Concise Advice

Advertising health services

Last reviewed/updated: 01 Jun 2022

Laws

  • False, misleading or deceptive advertising, including:
    • making scientific claims without providing evidence
    • comparing services in a biased or incorrect way
    • false claims about, and incorrect use of, qualifications or recognised specialist titles
  • Gifts, discounts or inducements without terms and conditions
  • Testimonials
  • Creating unreasonable expectations of beneficial treatment
  • Encouraging indiscriminate or unnecessary use of regulated health services
  • Naming prescription medicines

Guidelines for advertising a regulated health service, The Australian Health Practitioner Regulation Agency (AHPRA)

Good medical practice: a code of conduct for doctors in Australia (section 10.7), Medical Board AHPRA

Testimonials: understand the requirements, AHPRA

Advertising for health services, Therapeutic Goods Administration

 

If you use social media to advertise your health services:

  • all the usual advertising laws apply
  • any comments left on social media pages in your control that are personal statements of support (testimonials) about clinical aspects must be removed. You’re not responsible for testimonials posted on a website or in social media that you don’t control, but don’t share or re-tweet clinical testimonials posted on a third-party website
  • be mindful not to breach a patient’s privacy
  • communicate professionally and respectfully
  • don’t contradict public health messaging or the codes, guidelines and standards of the medical profession
  • ensure claims are backed up by the best available scientific evidence.

Guidance on social media, The Australian Health Practitioner Regulation Agency (AHPRA) and National Boards

TGA social media advertising guide, Therapeutic Goods Administration

Testimonials: understand the requirements, AHPRA

 

You can only send direct marketing to patients who have consented to receiving it.

Any direct marketing must provide a simple way for the recipient to opt out from similar future communication.

 
Australian Privacy Principle 7 – Direct marketing, Office of the Australian Information Commissioner

You can only call yourself a “specialist” if you hold specialist registration in a recognised specialty in accordance with the Health Practitioner Regulation National Law.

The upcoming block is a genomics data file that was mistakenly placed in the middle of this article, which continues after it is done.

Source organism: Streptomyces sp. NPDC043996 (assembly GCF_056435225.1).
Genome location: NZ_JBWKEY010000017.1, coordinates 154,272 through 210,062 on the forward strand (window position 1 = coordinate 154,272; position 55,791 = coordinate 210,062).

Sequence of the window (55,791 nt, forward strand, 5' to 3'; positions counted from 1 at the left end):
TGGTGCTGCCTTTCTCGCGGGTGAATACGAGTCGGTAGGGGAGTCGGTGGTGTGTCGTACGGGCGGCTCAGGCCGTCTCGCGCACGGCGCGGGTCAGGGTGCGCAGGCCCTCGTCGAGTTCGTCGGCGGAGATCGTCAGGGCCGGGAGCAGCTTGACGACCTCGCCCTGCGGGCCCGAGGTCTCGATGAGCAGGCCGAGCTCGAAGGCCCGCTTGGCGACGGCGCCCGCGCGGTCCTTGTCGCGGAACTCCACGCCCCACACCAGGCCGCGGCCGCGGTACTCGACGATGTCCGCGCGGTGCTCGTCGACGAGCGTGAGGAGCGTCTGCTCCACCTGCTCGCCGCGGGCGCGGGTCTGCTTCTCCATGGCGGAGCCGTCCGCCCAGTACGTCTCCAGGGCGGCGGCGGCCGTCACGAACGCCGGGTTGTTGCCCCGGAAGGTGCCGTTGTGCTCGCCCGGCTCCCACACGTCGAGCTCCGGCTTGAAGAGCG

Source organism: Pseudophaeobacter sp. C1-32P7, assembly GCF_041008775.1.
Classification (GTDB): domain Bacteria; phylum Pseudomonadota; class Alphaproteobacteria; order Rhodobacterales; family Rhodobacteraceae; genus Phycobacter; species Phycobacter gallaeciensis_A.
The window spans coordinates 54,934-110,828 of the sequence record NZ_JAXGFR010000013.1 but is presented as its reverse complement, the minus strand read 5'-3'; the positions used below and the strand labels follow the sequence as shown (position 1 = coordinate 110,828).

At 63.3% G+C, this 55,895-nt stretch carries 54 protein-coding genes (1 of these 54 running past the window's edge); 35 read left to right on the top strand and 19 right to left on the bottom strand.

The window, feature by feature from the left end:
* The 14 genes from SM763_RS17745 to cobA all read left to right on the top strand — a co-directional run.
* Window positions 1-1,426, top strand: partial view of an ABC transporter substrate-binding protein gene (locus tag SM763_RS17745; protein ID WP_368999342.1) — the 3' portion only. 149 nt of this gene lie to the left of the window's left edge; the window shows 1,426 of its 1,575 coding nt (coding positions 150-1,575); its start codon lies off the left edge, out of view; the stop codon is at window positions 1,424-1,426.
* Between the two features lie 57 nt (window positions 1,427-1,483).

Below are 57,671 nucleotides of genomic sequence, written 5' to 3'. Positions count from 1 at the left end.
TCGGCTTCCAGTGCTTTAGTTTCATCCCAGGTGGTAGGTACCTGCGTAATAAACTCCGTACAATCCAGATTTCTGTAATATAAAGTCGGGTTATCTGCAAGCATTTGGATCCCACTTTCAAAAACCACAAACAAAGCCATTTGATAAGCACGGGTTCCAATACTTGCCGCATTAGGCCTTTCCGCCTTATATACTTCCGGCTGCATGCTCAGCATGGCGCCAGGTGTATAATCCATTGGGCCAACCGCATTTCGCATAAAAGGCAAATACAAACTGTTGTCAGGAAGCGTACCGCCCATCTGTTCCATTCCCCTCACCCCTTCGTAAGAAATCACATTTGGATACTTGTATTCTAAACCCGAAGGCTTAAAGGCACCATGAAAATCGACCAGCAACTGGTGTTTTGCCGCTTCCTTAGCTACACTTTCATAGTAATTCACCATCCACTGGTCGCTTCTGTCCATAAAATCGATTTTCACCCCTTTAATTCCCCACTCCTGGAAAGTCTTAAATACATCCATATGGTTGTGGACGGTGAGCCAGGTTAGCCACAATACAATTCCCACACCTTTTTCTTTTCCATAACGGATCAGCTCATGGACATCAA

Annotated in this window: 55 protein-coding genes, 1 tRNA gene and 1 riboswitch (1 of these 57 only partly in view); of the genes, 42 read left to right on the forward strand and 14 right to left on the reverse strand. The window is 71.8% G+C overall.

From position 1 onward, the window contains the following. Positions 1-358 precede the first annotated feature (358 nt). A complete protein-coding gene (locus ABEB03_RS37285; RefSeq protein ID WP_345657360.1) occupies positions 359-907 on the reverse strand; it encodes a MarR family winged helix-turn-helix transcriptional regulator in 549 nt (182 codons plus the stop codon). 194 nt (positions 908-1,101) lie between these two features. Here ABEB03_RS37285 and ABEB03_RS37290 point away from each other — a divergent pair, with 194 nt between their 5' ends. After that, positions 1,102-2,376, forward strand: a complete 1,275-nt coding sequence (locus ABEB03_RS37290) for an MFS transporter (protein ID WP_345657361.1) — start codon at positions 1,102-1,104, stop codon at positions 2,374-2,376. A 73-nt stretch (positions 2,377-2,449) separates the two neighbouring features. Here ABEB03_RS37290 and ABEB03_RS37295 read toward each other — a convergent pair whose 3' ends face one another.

If you don’t hold specialist registration, the Australian Health Practitioner Regulation Agency (AHPRA) considers phrases such as “specialises in” as likely to mislead the public. So use less misleading wording, e.g. “substantial experience working in”.

 

Guidelines for advertising a regulated health service, AHPRA

  • 4.1.4 Titles and claims about registration, competence and qualifications
  • Appendix 2: Title protection

Medical specialties and specialty fields, AHPRA
 

X  Statements about clinical aspects, e.g. symptoms, diagnosis, treatment or outcomes

Statements about nonclinical aspects, e.g. “helpful receptionists” or “easy parking”

You are considered responsible for testimonials on websites you control, e.g. your practice website or Facebook page. Many practices disable the Reviews tab on their Facebook page. You’re not responsible for comments left on third party sites which you do not control, e.g. doctor rating sites. 

Selective editing of reviews may be false, misleading or deceptive. 

 
Testimonials: understand the requirements, The Australian Health Practitioner Regulation Agency

Need more specific advice?

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  • Don't hesitate to ask us your question, we're here to support Members

 

The information on this page is a guide only. Members are encouraged to contact us directly for specific advice. If you are not an MDA National Member, contact your medical indemnity insurer for advice specific to your situation.